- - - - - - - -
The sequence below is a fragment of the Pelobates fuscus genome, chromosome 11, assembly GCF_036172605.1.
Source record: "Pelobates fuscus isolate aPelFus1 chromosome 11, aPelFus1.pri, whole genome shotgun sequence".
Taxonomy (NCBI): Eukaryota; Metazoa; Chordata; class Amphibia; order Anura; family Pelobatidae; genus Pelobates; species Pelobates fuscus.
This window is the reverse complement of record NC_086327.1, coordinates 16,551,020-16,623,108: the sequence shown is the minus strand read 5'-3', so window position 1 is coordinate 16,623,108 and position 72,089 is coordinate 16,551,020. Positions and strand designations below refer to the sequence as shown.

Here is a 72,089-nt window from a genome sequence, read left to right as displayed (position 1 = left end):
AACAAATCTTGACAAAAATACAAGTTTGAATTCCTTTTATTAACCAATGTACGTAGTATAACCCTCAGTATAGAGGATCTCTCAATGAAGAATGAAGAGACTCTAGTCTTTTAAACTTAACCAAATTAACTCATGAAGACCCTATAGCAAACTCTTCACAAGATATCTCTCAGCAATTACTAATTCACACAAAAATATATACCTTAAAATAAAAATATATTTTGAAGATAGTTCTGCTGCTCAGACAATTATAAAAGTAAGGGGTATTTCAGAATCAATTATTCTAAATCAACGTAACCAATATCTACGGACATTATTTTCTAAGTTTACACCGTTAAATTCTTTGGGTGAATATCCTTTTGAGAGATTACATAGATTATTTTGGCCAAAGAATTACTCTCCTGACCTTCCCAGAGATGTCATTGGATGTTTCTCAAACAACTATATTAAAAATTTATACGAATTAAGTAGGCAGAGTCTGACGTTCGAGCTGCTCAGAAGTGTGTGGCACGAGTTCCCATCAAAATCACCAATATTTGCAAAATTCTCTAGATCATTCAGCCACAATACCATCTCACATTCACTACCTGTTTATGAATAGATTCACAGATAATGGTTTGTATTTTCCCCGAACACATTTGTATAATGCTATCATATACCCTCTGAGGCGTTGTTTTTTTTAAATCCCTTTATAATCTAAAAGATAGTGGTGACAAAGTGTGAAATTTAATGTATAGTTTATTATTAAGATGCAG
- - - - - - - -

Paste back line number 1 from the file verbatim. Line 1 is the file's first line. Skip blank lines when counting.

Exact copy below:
The sequence below is a fragment of the Pelobates fuscus genome, chromosome 11, assembly GCF_036172605.1.